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RE: Expect: + Upgrade: = ...

From: Osama Mazahir <OSAMAM@microsoft.com>
Date: Fri, 6 Sep 2013 23:04:19 +0000
To: Willy Tarreau <w@1wt.eu>, Martin Thomson <martin.thomson@gmail.com>
CC: Ilari Liusvaara <ilari.liusvaara@elisanet.fi>, Amos Jeffries <squid3@treenet.co.nz>, "Roy T. Fielding" <fielding@gbiv.com>, Michael Sweet <msweet@apple.com>, Daniel Stenberg <daniel@haxx.se>, HTTP Working Group <ietf-http-wg@w3.org>
Message-ID: <d367a9133b9a4ee0a53556d55f452c64@SN2PR03MB046.namprd03.prod.outlook.com>
Speaking as the HTTP server stack implementer, the best way, IMHO, is to mandate that:
1 - the server emit the 100 first followed by the 101.
2 - the client emit the entire request in HTTP/1.1 (which is a result of #1)

It is legal for the client to send the entity body without waiting for the 100.  Consequently, if the server were to send the 101 first then the server does not know whether the next set of bytes it receives (i.e. entity body) from the client were sent before or after the client got the 101.  This means the server side parser cannot deterministically parse the request stream.  By sending the 100 first, we guarantee that the client will emit the entity-body in HTTP/1.1.  Then the server sends the 101 and subsequent HTTP/2.0 bytes.  As soon as the server sends the 101, the server knows that the next inbound bytes will be HTTP/2.0 and as soon as the client receives the 101 it knows it can send HTTP/2.0 and that the next inbound bytes will be HTTP/2.0.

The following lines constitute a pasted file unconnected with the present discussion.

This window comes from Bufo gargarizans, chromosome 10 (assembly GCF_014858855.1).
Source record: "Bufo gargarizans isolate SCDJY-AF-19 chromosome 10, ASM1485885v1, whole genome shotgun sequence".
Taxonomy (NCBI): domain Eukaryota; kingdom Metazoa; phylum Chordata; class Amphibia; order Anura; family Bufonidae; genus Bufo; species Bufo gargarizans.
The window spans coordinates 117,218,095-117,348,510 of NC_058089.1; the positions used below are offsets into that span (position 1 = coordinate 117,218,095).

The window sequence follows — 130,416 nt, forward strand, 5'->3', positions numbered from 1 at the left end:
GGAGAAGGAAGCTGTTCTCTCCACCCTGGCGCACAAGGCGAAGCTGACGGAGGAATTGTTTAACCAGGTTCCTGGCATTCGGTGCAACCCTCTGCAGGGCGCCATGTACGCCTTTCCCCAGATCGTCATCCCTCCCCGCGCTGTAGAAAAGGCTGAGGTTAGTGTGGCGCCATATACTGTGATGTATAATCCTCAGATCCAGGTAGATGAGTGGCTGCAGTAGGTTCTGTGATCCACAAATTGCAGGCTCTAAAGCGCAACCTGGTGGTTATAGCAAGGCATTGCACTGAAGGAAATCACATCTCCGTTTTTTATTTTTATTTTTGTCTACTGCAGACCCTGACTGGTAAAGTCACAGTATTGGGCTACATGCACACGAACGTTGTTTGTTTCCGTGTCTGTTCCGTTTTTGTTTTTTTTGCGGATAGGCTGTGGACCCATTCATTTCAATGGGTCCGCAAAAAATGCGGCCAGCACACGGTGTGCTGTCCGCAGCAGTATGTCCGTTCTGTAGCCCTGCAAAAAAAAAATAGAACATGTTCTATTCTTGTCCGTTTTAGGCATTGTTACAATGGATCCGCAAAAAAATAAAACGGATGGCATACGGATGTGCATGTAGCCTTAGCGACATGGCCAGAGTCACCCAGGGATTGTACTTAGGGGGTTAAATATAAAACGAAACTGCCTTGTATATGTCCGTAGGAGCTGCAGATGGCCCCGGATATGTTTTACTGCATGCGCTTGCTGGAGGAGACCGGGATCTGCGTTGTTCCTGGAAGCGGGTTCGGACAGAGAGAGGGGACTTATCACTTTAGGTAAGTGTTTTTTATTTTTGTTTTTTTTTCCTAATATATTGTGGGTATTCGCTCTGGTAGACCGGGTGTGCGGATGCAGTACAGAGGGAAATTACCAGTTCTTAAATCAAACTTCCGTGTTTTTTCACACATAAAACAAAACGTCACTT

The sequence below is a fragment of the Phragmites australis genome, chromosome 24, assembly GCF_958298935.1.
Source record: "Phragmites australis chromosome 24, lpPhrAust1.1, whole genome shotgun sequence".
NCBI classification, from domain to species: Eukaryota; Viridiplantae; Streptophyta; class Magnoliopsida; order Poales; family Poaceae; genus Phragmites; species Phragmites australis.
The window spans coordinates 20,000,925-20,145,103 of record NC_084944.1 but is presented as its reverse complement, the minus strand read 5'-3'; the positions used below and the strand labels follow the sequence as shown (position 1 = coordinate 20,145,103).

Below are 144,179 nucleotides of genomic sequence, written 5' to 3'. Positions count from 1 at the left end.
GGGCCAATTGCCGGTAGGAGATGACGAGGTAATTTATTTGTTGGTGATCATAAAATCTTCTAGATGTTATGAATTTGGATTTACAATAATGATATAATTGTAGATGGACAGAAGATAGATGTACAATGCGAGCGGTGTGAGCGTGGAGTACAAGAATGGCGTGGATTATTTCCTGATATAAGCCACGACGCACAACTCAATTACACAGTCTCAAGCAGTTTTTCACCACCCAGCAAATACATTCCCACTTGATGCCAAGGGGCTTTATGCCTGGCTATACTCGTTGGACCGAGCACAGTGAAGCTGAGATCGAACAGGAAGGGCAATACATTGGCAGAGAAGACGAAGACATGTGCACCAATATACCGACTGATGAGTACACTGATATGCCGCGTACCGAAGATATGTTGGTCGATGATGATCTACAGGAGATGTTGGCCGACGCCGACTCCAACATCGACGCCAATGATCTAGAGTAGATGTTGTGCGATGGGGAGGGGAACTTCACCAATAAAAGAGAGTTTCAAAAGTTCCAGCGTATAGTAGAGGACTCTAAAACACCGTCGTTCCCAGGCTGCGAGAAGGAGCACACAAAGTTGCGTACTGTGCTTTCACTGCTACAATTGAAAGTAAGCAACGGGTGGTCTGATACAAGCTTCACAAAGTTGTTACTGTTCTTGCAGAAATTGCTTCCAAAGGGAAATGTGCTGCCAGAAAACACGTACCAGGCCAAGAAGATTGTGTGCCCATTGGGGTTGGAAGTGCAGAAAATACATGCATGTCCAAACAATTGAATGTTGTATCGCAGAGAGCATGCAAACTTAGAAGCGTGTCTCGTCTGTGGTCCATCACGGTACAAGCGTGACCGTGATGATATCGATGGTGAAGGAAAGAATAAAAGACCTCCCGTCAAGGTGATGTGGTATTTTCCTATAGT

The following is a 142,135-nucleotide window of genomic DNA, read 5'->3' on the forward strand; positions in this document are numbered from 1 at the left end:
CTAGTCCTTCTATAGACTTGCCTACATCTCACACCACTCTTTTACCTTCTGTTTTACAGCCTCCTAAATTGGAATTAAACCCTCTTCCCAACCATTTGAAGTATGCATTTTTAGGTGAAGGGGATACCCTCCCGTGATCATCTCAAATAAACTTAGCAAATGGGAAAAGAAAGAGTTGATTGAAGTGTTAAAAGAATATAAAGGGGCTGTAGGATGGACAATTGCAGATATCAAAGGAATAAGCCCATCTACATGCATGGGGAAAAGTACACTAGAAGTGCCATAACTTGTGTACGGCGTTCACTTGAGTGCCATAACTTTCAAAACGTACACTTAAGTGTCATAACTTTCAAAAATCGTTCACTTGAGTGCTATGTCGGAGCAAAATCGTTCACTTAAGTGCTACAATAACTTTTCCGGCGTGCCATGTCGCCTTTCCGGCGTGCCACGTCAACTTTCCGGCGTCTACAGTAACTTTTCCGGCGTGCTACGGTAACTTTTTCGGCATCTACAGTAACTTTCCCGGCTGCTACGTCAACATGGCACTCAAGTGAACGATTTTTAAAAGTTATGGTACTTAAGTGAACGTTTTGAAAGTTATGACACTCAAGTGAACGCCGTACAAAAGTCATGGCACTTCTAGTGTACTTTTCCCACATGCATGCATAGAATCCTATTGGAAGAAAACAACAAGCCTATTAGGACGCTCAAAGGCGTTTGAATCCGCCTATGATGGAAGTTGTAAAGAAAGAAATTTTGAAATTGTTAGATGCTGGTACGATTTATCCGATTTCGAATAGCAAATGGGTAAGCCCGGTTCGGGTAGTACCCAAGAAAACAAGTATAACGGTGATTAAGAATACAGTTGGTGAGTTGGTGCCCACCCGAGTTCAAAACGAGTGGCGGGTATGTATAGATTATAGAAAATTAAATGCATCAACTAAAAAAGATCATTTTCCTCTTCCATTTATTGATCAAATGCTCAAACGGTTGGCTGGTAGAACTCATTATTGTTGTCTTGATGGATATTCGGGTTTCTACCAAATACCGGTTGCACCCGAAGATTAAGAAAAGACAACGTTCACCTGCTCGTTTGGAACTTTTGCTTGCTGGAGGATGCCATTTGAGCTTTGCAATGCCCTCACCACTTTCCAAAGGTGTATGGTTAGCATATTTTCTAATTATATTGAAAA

-----Original Message-----
From: Willy Tarreau [mailto:w@1wt.eu] 
Sent: Friday, September 6, 2013 12:13 PM
To: Martin Thomson
Cc: Ilari Liusvaara; Amos Jeffries; Roy T. Fielding; Michael Sweet; Daniel Stenberg; HTTP Working Group
Subject: Re: Expect: + Upgrade: = ...

On Fri, Sep 06, 2013 at 12:05:57PM -0700, Martin Thomson wrote:
> On 6 September 2013 11:52, Ilari Liusvaara <ilari.liusvaara@elisanet.fi> wrote:
> > So if server sends 101 and then 100, one direction of connection is
> > HTTP/1.1 and the other is HTTP/2.0 until the request is completed?
> 
> Presumably, yes.  But we shouldn't allow that.

In fact not really. The client requests an Upgrade and expects whatever it sees after the double CRLF following the 101 to be in the upgraded protocol. So it's not one direction in one version and the other one in another version, it's one side ready for 2.0 and the other side not yet aware of this readiness and waiting for the response to come.

Willy
Received on Friday, 6 September 2013 23:06:28 UTC

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